Steam Show and Threshing Bee


| March/April 1972



Smith Steam Engine

Mary Jane Reckinger Smith Steam Engine, Illinois Thresher Co. Sycamore, Illinois, 1917

F. D. Schrauth

We thank Fox Tales of Industrial Supply Company of North Aurora, Illinois for permission to reprint the following article by Peg Tyndal Jackson. And we thank F. D. Schrauth of 112 S. 5th St., St. Charles, Illinois 60174 for sending us same.

Typical of the steam shows held from April to October all over the country was, the one held this August for the 15th year on the Taylor Marshall Farm just north of Sycamore. Gigantic steam engines, many of them built around 1917, put on demonstrations of threshing and sawing wood as they did it 'back then'.

On display also were gas tractors, separators, and a great many other items of antique farm equipment. There was even a balloon ascension, with a pretty girl going up, up and away; and a parade through the grounds of all the whistling, snorting, puffing machines. Two teams of enormous oxen, each beast weighing 2600 lbs. plodded their way along, pulling a swamp buggy. As in the 'good old days' threshers' dinners were served by the ladies of the Charter Grove Grange.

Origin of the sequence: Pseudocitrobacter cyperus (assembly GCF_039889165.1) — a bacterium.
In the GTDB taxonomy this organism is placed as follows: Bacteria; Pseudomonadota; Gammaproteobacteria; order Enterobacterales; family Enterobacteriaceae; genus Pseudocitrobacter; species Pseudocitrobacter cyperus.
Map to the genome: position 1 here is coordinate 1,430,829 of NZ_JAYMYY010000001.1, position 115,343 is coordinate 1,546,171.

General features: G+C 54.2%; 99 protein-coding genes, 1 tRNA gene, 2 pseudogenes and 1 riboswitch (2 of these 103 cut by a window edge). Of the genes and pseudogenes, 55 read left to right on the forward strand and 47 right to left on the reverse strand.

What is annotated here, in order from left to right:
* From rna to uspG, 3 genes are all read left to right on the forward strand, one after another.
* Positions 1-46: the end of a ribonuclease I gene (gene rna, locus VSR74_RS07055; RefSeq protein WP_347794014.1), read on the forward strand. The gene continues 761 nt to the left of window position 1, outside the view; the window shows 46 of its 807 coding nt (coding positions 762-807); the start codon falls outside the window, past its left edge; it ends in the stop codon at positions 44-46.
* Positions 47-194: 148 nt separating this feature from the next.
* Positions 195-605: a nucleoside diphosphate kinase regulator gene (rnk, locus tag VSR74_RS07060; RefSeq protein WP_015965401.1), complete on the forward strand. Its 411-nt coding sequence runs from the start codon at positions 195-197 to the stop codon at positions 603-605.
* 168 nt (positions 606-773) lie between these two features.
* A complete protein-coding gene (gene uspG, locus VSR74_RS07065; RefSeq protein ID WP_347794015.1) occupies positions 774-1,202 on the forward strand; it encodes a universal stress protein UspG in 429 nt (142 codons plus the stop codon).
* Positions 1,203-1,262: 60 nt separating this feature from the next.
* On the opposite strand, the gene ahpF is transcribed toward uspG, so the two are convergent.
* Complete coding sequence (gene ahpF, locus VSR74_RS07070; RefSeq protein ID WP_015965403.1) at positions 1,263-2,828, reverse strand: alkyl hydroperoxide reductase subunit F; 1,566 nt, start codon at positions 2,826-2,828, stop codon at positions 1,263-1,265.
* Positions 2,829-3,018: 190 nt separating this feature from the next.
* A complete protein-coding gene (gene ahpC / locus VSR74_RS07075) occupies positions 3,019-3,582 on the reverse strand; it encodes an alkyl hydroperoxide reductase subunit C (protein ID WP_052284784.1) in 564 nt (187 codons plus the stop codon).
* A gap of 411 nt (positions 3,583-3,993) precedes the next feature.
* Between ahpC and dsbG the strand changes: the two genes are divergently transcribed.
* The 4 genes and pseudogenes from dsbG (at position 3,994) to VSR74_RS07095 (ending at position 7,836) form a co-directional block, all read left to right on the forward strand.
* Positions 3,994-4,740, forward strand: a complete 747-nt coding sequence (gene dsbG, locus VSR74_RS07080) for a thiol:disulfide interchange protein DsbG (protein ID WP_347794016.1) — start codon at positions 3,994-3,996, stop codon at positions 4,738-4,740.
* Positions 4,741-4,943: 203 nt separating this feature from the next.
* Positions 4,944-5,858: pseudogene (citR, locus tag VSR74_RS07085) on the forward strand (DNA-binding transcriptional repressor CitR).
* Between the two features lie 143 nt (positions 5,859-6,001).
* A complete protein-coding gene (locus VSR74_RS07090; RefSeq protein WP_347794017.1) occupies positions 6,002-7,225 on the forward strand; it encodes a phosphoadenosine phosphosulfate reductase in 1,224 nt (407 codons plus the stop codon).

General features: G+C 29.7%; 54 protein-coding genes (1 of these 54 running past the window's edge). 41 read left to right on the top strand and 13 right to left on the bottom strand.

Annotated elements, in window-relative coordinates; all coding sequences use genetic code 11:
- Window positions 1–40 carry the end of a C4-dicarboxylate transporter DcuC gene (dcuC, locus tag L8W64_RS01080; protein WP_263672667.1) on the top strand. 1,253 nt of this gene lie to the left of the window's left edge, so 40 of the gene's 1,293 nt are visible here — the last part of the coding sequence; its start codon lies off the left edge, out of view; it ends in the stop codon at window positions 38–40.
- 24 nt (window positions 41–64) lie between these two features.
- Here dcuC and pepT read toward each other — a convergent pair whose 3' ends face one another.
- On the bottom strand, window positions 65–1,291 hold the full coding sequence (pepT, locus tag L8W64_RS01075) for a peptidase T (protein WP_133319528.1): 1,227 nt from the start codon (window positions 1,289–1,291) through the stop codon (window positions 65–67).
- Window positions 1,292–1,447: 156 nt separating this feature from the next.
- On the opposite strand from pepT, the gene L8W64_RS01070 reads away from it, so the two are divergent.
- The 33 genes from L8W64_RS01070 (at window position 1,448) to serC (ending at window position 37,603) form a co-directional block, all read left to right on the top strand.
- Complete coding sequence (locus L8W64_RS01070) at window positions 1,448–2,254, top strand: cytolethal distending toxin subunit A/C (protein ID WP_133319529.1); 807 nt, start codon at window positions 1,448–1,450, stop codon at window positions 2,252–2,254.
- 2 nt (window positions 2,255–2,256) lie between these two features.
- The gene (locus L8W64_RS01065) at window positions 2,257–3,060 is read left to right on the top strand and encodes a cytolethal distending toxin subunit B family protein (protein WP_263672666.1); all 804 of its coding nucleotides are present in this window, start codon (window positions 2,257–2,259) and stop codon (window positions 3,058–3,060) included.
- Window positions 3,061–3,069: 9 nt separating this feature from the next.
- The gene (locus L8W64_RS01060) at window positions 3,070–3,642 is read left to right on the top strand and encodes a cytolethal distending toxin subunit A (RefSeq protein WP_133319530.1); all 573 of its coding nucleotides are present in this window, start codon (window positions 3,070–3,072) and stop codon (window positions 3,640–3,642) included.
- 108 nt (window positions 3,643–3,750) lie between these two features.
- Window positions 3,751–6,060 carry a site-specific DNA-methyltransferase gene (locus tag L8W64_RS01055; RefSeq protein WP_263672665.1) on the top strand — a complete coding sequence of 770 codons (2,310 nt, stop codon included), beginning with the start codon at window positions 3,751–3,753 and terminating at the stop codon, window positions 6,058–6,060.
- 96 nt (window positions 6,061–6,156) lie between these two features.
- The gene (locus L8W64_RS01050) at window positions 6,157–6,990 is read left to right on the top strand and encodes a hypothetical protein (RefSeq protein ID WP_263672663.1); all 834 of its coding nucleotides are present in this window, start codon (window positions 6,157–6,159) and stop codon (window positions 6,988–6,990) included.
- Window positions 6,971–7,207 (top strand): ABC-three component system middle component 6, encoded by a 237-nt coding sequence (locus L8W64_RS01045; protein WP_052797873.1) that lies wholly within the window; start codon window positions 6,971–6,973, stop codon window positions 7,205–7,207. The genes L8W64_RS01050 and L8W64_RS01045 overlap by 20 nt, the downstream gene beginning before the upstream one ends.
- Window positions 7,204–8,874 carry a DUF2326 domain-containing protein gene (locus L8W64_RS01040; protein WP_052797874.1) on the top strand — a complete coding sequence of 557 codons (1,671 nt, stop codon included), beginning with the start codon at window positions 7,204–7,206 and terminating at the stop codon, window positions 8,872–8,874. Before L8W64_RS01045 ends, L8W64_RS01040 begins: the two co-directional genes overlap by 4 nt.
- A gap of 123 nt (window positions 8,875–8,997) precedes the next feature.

This nostalgic event was attended by around 12,000 people over a period of four days, and it not only brought back memories to the Old Timers, but kindled interest among the younger people who came in droves.

'There's something about steam,' says John Malsch, President of the Northern Illinois Steam Power Club, the organization that puts on this show. 'Steam only lasted about 40 years,' Mr. Malsch went on, 'but it was good, efficient power. . . and once the steam was up, those old engines didn't let you down.'

The boss of each threshing job was the engine operator. Sometimes it was an outsider who contracted to thresh the grain. Or it could have been one of a 'ring' whose members got together and purchased the steam engine, as it was with Newton Gould of Elburn, an exhibitor at this show.